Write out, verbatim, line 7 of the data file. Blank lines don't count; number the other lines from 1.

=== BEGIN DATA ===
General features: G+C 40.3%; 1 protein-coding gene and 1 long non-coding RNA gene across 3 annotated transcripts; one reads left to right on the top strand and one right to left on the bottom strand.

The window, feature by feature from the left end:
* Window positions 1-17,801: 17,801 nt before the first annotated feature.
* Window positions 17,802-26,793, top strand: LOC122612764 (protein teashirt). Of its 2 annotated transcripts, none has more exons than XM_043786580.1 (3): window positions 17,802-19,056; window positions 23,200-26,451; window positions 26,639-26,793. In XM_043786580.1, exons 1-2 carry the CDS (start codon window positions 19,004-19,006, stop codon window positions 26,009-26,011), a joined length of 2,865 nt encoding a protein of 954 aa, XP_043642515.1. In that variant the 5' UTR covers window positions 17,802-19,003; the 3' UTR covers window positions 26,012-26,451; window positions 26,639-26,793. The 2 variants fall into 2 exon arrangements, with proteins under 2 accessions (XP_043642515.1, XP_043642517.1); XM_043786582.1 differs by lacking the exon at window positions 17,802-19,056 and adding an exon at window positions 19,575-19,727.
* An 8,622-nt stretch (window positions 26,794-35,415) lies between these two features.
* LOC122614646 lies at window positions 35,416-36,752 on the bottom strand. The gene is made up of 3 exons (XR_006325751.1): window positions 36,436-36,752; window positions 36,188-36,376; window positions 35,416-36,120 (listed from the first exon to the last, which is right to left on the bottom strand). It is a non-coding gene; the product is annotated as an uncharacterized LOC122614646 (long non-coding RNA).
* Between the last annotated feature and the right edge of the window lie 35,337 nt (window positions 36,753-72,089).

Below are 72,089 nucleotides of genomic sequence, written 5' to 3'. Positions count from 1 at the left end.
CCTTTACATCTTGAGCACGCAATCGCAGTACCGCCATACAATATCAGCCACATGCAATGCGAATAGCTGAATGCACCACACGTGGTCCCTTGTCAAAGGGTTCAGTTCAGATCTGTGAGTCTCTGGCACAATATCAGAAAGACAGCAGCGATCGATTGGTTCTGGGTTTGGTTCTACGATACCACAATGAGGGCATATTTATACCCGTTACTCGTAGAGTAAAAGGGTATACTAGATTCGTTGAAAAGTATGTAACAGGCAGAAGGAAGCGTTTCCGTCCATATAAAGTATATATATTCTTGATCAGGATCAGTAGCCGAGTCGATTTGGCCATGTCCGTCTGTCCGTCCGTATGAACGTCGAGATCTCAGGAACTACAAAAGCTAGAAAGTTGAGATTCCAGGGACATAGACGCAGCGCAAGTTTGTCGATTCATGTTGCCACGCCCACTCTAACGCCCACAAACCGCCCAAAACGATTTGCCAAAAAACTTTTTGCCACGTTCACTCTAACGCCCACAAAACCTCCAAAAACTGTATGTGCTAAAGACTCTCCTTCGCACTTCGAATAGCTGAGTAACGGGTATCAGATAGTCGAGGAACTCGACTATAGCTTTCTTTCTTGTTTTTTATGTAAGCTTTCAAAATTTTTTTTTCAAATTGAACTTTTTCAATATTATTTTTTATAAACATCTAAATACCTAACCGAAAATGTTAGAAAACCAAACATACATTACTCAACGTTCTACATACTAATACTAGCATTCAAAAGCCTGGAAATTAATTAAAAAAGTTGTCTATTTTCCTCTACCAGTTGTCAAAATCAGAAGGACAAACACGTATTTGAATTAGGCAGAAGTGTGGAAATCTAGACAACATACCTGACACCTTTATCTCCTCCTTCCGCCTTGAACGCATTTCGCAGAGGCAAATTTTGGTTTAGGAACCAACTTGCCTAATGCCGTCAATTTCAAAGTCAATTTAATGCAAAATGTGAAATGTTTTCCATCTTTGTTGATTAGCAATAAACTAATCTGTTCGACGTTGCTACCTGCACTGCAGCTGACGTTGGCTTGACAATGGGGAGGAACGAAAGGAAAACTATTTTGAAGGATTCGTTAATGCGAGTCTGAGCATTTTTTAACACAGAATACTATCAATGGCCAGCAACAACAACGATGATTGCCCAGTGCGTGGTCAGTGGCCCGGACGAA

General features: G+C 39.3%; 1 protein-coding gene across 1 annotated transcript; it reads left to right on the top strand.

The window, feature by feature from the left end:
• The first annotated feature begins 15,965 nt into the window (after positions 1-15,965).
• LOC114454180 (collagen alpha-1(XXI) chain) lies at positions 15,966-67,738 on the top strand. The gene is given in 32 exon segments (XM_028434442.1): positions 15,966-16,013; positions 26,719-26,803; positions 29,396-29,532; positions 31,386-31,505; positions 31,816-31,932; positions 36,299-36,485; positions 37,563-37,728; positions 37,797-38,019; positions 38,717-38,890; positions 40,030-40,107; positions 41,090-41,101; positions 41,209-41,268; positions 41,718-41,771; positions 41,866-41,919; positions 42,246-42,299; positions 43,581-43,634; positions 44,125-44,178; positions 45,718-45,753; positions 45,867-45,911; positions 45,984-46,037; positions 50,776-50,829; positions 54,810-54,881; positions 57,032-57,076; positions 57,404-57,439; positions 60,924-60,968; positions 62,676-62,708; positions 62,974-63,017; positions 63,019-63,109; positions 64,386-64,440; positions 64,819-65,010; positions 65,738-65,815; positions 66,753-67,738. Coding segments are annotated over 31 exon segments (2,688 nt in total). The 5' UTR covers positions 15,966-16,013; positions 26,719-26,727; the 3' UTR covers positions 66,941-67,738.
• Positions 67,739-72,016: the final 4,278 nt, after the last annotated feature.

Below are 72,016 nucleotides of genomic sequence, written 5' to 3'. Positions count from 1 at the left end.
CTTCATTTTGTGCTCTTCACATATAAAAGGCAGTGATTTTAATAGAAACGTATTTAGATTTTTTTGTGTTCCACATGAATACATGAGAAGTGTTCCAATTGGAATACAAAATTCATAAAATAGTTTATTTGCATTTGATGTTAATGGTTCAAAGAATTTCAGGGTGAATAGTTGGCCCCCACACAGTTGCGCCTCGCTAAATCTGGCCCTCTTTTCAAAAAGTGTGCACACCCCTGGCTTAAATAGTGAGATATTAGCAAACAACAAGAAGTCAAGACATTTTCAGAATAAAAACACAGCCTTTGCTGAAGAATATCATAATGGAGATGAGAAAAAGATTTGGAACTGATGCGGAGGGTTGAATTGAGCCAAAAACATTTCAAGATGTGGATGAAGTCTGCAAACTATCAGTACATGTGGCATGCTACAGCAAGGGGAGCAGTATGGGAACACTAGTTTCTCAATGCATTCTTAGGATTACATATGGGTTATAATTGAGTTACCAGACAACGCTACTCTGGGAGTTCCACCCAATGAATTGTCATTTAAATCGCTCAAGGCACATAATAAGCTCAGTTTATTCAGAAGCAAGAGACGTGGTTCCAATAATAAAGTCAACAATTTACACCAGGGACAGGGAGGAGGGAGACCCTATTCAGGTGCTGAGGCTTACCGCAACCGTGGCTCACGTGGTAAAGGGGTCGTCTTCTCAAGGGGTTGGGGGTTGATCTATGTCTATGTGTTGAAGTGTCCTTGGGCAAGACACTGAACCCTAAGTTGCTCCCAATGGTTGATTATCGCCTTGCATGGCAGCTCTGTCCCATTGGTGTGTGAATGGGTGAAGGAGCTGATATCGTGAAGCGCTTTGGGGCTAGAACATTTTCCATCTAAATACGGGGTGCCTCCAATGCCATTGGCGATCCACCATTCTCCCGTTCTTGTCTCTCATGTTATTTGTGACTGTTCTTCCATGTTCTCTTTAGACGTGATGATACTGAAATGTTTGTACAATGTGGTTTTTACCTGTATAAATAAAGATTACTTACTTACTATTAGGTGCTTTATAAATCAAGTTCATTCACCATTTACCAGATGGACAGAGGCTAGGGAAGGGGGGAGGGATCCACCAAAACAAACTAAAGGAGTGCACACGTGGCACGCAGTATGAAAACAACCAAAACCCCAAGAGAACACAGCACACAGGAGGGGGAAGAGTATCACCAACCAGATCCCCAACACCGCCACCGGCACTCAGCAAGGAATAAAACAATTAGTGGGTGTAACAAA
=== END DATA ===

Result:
* Between the last annotated feature and the right edge of the window lie 35,337 nt (window positions 36,753-72,089).